Dressage Certification Resources

Example of bad variable names

The C-3 candidate demonstrates an independent seat and progress toward an independent hand with coordinated use of aids throughout the execution of USEF First Level movements and tests. Candidates should show correct alignment, posture, and mechanics in sitting trot and canter while maintaining a steady, elastic rein contact.

The B candidate must demonstrate an independent seat and hand throughout the execution of USEF Second Level movements. The candidate should show a correct alignment, stability and elasticity in their position, be able to stay centered in lateral movements while demonstrating appropriate angle and bend. The candidate should be confident in identifying and assessing evasions/resistance on their own and on a switch mount and be able to maintain the qualities of the training scale.

The A candidate shows the ability to ride with increased engagement and clear, well-defined transitions between collected, medium, and extended gaits as required at the USEF Third Level movements. Utilizing an extensive “tool box” of schooling techniques, the candidate must accurately assess and advance the training of a wide variety of mounts at various stages of training demonstrating a confident, consistent, and effective performance on each.

USPC Resources

Dressage Tests

Longeing, presented by Claire Harmon

Ground training is a very important part of horsemanship. Good ground training teaches obedience, respect, trust, and cooperation, and helps to establish good working relationships between trainer and horse. (USPC Manual of Horsemanship: Advanced Horsemanship)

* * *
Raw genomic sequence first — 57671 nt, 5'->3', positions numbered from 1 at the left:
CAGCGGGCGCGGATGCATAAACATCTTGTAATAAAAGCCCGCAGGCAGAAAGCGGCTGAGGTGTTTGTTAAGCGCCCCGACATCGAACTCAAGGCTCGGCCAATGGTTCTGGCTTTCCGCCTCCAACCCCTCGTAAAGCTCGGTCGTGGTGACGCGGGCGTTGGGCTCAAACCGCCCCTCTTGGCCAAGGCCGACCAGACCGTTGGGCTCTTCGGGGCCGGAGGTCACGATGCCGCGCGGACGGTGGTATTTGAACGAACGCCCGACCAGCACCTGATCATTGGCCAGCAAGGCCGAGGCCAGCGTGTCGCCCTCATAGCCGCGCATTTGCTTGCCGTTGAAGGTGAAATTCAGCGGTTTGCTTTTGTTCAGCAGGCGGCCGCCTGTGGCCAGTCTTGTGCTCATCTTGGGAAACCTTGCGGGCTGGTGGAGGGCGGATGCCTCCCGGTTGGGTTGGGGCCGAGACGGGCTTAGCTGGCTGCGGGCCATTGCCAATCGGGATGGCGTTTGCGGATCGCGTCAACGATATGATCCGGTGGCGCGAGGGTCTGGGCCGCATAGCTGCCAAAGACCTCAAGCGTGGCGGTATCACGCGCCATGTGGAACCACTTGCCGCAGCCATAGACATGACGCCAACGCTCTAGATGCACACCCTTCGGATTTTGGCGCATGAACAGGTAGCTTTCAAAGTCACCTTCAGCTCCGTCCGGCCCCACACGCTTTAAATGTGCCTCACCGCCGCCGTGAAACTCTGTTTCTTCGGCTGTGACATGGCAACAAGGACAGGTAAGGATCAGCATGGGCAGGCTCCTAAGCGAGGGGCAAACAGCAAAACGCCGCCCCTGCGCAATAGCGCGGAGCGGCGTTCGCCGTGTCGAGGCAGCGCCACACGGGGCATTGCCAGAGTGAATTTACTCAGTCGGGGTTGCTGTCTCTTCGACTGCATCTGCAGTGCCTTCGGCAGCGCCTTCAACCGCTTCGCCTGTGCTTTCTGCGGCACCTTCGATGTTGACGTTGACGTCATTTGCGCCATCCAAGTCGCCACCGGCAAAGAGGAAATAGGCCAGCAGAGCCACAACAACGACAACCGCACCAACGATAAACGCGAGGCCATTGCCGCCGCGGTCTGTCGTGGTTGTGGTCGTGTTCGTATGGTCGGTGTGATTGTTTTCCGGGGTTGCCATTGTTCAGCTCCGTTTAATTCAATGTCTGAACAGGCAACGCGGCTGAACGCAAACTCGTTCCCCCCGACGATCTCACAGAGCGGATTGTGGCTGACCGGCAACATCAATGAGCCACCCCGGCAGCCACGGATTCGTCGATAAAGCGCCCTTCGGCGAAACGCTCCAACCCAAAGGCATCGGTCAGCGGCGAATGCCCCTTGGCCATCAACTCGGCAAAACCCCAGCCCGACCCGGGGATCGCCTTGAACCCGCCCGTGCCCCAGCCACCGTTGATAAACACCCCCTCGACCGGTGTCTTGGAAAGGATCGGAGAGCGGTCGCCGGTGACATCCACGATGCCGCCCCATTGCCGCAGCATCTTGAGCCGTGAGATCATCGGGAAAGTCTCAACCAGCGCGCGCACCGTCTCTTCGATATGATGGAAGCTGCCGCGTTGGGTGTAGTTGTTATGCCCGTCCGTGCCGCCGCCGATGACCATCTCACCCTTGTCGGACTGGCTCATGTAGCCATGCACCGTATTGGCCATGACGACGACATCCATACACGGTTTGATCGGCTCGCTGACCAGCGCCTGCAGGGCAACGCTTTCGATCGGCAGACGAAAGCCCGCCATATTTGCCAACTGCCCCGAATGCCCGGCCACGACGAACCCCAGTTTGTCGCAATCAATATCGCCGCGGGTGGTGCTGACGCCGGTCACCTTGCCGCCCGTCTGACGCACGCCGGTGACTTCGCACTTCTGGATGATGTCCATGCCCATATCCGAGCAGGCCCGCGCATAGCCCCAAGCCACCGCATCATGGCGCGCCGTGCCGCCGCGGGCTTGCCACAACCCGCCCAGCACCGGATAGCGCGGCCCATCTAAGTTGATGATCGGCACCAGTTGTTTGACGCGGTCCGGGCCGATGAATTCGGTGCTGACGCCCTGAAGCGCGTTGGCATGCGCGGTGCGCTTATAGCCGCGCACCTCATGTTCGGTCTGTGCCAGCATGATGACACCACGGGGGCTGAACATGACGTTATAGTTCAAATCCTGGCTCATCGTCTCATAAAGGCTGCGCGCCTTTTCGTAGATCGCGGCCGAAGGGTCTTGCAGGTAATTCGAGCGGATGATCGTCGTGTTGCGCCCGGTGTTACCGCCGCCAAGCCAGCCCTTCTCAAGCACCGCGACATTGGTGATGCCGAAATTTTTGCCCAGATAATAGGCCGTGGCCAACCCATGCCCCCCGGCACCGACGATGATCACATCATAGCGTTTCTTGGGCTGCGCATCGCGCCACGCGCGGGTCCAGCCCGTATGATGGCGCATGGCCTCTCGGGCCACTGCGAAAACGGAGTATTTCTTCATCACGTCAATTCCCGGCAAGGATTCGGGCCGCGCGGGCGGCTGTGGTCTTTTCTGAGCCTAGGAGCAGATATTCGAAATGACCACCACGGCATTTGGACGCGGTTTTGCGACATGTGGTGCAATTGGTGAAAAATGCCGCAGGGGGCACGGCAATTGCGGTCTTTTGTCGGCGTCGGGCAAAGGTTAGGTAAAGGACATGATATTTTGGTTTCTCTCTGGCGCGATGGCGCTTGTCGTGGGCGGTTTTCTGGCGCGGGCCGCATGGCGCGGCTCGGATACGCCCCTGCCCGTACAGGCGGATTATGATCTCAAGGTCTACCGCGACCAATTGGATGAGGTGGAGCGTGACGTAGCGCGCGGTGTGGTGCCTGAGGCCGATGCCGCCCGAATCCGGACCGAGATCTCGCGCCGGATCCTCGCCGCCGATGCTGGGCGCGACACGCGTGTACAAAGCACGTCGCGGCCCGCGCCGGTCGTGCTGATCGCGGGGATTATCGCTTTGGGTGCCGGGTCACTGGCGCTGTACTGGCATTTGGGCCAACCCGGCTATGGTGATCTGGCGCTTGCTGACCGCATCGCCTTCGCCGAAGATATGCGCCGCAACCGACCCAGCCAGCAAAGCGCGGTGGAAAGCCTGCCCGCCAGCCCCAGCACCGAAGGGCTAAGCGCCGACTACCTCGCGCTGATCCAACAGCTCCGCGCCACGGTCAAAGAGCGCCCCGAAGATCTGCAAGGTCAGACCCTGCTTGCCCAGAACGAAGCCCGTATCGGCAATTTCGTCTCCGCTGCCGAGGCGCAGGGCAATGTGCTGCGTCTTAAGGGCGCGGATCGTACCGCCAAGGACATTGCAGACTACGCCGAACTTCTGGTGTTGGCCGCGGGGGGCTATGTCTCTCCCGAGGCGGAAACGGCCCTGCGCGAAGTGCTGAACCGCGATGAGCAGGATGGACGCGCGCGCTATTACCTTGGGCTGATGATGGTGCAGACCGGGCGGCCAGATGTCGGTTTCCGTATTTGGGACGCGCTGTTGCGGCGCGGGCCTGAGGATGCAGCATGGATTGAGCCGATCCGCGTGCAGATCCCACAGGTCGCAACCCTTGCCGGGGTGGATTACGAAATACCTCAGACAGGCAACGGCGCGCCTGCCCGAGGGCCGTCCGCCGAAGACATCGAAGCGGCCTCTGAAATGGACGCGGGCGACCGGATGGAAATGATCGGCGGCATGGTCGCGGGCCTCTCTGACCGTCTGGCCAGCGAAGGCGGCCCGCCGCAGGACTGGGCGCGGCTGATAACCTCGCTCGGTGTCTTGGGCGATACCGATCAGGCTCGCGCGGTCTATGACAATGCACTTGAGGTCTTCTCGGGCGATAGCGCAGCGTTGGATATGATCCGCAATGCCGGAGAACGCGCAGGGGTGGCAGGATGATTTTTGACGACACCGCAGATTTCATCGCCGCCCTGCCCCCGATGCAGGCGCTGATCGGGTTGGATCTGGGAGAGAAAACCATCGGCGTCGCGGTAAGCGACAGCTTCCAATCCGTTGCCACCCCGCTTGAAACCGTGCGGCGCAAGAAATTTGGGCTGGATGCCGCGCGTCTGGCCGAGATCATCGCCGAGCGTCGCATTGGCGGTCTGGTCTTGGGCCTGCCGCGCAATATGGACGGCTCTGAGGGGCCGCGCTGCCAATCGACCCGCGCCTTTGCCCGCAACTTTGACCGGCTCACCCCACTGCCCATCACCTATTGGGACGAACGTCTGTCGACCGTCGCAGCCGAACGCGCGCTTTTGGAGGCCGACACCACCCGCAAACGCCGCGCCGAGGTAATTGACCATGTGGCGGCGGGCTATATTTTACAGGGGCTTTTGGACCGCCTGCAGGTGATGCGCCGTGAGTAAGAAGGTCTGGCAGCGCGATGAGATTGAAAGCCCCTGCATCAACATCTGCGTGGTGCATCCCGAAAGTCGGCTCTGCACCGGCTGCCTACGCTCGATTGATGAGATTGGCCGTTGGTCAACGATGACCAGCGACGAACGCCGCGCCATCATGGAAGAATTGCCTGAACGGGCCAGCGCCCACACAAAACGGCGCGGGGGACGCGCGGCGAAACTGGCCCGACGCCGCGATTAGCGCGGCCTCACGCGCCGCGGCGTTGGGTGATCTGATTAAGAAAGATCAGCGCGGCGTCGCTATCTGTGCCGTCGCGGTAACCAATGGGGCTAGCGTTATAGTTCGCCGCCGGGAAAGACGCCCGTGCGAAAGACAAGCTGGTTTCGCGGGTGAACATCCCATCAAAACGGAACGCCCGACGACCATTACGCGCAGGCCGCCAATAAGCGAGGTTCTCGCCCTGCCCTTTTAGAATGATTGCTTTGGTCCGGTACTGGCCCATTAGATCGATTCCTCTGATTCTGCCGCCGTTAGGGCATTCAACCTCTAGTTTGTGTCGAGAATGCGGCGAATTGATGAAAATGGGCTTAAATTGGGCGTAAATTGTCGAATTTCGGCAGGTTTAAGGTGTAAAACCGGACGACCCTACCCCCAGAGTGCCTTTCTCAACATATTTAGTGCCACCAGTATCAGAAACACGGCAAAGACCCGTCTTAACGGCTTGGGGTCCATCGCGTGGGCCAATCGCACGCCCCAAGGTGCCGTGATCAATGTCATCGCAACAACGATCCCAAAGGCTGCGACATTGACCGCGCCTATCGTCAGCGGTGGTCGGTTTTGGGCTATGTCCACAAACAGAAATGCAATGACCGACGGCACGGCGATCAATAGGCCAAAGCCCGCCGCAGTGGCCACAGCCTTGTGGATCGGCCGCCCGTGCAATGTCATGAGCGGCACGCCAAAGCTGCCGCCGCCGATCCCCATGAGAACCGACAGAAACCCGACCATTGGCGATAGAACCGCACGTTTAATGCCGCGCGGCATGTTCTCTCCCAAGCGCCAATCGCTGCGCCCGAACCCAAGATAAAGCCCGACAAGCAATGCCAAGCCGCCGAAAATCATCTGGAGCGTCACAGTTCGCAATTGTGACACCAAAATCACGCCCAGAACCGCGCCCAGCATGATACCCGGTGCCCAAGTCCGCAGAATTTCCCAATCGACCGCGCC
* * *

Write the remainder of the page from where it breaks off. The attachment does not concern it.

Longeing for the Upper Levels

The Training Scale

The Training Scale has evolved as a means to illustrate the different steps that are essential elements in the correct training of the horse. It is important to understand that these elements are interrelated. One step is not supposed to be perfect before attempting the next, but instead, they should be used as a reference for understanding the general progression and development of the horse in his training from young horse to final goals. (USPC Manual of Horsemanship: Advanced Horsemanship)

View the Training Scale

Example of bad variable names


Horse Biomechanics Series

  1. First Lesson of Biomechanics
  2. The Sling Muscles
  3. The Chest
  4. The Shoulders and Squareness
  5. The Cog and Training Scale
  6. Back Mover vs. Leg Mover
  7. The Horse's Hind Legs

Additional Articles

  • Dress for Dressage - by Connie Wyatt
  • Freestyles, Part 1 - by Connie Wyatt
  • Freestyles, Part 2 - by Connie Wyatt
  • A View from C - by Trip Harting
  • The Power of the Half-Point - by Libby Anderson
  • The History of Classical Horsemanship - by Rebecca Barber
  • Your Horse's "Stiff Side" and "Soft Side" - by Jane Savoie
  • Biomechanics for the Rider: The Body Torso - by Betsy LaBelle

YouTube Videos

This is part of the Eastern States Dressage and Combined Training Association's 2007 Symposium for Judges, Trainers and Competitors. Bronze medalist Steffen Peters and FEI-I judge Janet Brown-Foy join forces provide guidance on the correct foundation through all levels of dressage. In the first of 9 videos in this series, they provide an Overview of the training scale and the basic gait requirements, with the help of horse and rider pairs: Wyoming and Annette Longo; Arjen fan Bosksicht and Mara Tolas; Onno and Lisa Tannehill; and Lucien and Barbara Wolfe. Posted with the gracious permission of the ESDCTA.